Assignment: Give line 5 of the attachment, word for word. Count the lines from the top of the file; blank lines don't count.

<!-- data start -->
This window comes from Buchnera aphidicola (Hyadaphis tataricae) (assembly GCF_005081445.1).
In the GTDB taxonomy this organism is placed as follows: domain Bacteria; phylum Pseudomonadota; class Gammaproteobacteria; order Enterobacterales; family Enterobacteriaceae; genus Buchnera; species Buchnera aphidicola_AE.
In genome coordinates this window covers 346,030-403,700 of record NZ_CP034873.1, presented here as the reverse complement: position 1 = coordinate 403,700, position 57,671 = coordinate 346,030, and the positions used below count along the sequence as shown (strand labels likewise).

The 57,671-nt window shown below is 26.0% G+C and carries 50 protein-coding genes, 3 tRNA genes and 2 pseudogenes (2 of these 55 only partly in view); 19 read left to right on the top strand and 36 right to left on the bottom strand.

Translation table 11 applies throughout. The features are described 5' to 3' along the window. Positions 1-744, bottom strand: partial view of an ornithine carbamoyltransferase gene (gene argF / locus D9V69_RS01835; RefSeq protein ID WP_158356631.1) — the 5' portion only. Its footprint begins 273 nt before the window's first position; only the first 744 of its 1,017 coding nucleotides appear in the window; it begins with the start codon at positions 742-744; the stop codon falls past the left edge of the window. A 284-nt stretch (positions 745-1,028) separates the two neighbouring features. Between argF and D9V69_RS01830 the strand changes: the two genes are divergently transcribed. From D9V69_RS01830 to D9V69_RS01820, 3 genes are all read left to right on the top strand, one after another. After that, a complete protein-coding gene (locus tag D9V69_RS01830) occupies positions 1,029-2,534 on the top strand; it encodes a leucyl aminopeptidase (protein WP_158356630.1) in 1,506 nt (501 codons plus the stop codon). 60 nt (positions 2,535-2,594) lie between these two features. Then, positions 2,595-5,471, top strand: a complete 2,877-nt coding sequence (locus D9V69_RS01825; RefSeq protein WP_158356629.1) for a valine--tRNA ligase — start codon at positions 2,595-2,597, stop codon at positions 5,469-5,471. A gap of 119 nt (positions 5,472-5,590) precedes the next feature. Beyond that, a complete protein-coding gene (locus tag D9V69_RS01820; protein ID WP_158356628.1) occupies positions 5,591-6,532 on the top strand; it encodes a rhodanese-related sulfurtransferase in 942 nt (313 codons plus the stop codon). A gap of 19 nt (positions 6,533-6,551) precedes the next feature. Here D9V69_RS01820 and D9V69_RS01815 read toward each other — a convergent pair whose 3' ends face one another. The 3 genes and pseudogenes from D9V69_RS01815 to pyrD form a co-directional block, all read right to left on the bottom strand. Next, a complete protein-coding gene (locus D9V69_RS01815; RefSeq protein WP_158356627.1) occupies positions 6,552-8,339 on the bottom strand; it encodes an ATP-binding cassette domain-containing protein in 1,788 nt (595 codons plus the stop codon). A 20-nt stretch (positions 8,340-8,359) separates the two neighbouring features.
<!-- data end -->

Translation table 11 applies throughout. The features are described 5' to 3' along the window. Positions 1-744, bottom strand: partial view of an ornithine carbamoyltransferase gene (gene argF / locus D9V69_RS01835; RefSeq protein ID WP_158356631.1) — the 5' portion only. Its footprint begins 273 nt before the window's first position; only the first 744 of its 1,017 coding nucleotides appear in the window; it begins with the start codon at positions 742-744; the stop codon falls past the left edge of the window. A 284-nt stretch (positions 745-1,028) separates the two neighbouring features. Between argF and D9V69_RS01830 the strand changes: the two genes are divergently transcribed. From D9V69_RS01830 to D9V69_RS01820, 3 genes are all read left to right on the top strand, one after another. After that, a complete protein-coding gene (locus tag D9V69_RS01830) occupies positions 1,029-2,534 on the top strand; it encodes a leucyl aminopeptidase (protein WP_158356630.1) in 1,506 nt (501 codons plus the stop codon). 60 nt (positions 2,535-2,594) lie between these two features. Then, positions 2,595-5,471, top strand: a complete 2,877-nt coding sequence (locus D9V69_RS01825; RefSeq protein WP_158356629.1) for a valine--tRNA ligase — start codon at positions 2,595-2,597, stop codon at positions 5,469-5,471. A gap of 119 nt (positions 5,472-5,590) precedes the next feature. Beyond that, a complete protein-coding gene (locus tag D9V69_RS01820; protein ID WP_158356628.1) occupies positions 5,591-6,532 on the top strand; it encodes a rhodanese-related sulfurtransferase in 942 nt (313 codons plus the stop codon). A gap of 19 nt (positions 6,533-6,551) precedes the next feature. Here D9V69_RS01820 and D9V69_RS01815 read toward each other — a convergent pair whose 3' ends face one another. The 3 genes and pseudogenes from D9V69_RS01815 to pyrD form a co-directional block, all read right to left on the bottom strand. Next, a complete protein-coding gene (locus D9V69_RS01815; RefSeq protein WP_158356627.1) occupies positions 6,552-8,339 on the bottom strand; it encodes an ATP-binding cassette domain-containing protein in 1,788 nt (595 codons plus the stop codon). A 20-nt stretch (positions 8,340-8,359) separates the two neighbouring features.